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Books & Poetry

Poem: Kangaroo River Searching for a Lure

Books & Poetry

Glenn McPherson revisits a fishing expedition in this week’s Poet’s Corner contribution.

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Kangaroo River Searching for a Lure

Southern Highlands, New South Wales

Take off those shoes father.
When school began you wore them.
Game were the ones who sung poetry
Into you. Others entered by clouds,
Waves and clouds like herrings, herrings
Bent on blue grass.

Remove socks; hold out that rod
Above your eyeline to me while you do.
It’s winter damn it! But you’re a fisherman
And we have come by foot
A few hours down this valley.
Still, the low hum of a plane can be heard
Away to the north.

No-one made you join the military.
No-one brought you to the Lord.
No-one ran an index finger
Along the line you now walk
Into the water as a shadow pours
Down the salmon trunks
To sit by the makings of a fire.

Is it any wonder, the depth?
It drops off after a few steps,
Even though the river is not much
Wider than you can spit.
Of the sunk tree only a few snarled limbs
Above the water for the grey crane,
And kingfisher, remain.

Steam settles about your chest
And there is this sucking sound as you get
Under the snag to retrieve your lucky lure.

Two bass are cleaned and lie
Over the coals. When they are cooked
And you are dry, we eat in silence.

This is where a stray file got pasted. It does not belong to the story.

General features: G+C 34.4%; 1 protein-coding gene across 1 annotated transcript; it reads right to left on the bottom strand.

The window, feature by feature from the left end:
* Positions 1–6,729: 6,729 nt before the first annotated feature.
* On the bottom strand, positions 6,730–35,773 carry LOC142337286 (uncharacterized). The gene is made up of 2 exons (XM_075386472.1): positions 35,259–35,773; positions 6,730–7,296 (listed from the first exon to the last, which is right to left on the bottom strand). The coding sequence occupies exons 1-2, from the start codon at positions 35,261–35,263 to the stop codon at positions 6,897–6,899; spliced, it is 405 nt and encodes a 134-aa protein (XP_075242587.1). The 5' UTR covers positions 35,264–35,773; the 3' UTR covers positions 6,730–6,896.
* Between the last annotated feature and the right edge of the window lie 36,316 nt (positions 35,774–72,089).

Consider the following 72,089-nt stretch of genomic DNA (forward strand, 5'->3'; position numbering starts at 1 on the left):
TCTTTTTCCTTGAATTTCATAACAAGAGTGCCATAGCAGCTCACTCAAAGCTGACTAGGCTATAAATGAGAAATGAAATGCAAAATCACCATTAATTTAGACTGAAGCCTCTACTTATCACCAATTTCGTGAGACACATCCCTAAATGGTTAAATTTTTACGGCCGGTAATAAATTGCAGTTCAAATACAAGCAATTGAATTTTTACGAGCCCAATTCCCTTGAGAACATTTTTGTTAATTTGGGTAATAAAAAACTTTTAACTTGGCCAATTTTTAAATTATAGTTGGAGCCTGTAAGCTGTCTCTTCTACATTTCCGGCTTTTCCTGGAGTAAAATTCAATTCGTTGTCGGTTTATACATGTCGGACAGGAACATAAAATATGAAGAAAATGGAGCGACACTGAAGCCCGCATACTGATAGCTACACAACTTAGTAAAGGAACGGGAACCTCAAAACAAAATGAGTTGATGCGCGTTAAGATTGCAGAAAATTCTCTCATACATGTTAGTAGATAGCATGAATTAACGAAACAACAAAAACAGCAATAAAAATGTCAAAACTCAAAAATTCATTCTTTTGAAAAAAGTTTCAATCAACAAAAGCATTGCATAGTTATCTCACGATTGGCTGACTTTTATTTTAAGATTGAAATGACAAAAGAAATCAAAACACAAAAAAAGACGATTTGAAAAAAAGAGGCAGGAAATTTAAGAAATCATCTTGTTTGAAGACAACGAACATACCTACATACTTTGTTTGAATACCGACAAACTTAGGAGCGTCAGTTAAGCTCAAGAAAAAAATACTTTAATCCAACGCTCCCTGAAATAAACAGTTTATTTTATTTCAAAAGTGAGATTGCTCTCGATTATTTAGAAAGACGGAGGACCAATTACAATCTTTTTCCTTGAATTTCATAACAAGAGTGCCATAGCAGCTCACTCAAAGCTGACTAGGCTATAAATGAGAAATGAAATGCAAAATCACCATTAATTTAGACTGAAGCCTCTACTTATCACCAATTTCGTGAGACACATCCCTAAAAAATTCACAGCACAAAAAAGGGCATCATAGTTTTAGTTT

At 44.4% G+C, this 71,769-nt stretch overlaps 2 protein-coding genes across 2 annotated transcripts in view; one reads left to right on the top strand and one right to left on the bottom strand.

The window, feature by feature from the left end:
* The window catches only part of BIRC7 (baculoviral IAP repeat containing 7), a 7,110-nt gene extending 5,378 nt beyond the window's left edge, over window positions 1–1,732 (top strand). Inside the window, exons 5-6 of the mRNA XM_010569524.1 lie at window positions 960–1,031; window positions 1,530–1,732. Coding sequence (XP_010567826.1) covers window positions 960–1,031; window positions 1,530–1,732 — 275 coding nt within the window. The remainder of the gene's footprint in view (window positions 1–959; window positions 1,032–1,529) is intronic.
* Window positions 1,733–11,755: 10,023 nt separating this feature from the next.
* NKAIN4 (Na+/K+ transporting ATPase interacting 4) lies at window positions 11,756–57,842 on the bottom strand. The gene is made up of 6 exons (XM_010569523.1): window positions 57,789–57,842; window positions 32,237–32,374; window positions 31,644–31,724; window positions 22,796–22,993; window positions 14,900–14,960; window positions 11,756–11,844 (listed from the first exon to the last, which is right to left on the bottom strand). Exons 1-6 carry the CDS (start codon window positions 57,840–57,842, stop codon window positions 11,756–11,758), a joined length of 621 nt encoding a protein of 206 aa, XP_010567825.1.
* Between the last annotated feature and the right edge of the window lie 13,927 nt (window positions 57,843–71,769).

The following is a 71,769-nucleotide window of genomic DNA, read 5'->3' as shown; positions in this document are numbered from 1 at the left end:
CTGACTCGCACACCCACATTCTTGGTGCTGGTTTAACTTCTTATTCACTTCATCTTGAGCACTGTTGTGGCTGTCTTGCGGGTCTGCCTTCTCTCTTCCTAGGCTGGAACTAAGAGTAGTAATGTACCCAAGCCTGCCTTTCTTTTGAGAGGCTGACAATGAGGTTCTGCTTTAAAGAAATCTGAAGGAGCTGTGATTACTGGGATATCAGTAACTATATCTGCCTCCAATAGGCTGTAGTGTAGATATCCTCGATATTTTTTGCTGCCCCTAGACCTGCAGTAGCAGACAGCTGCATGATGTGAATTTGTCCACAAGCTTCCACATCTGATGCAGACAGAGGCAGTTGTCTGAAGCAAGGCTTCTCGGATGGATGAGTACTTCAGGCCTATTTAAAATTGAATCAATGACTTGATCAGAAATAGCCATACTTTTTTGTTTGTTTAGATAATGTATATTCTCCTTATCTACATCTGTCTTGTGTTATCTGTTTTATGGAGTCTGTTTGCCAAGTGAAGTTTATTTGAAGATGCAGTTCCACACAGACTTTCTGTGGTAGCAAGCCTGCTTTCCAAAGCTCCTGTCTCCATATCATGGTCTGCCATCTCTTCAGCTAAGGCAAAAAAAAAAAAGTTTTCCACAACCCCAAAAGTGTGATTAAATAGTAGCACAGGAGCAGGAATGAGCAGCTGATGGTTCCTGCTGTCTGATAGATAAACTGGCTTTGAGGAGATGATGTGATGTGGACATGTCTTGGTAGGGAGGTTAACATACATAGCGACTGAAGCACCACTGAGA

For the first time I see a deer
Pass through the clearing
Dip its elegant head and take water.

Glenn McPherson lives in Sydney. Published in leading Australian poetry journals and anthologies, he has worked as a teacher for more than 20 years. Growing up in small country towns in Central Queensland and North-Western NSW, he received his teaching degree from the University of New England, followed by his Masters in Education then Masters in Creative Writing, from The University of Sydney. He helps run a school creative journal at Broughton Anglican College, assisting students in developing skills in journalism and creative writing. They published their first edition before the COVID-19 pandemic struck, and an interview with celebrated Australian poet, essayist and teacher Mark Tredinnick was the first to be included in the journal.

Readers’ original and unpublished poems of up to 40 lines can be emailed, with postal address, to Submissions should be in the body of the email, not as attachments. A poetry book will be awarded to each accepted contributor.


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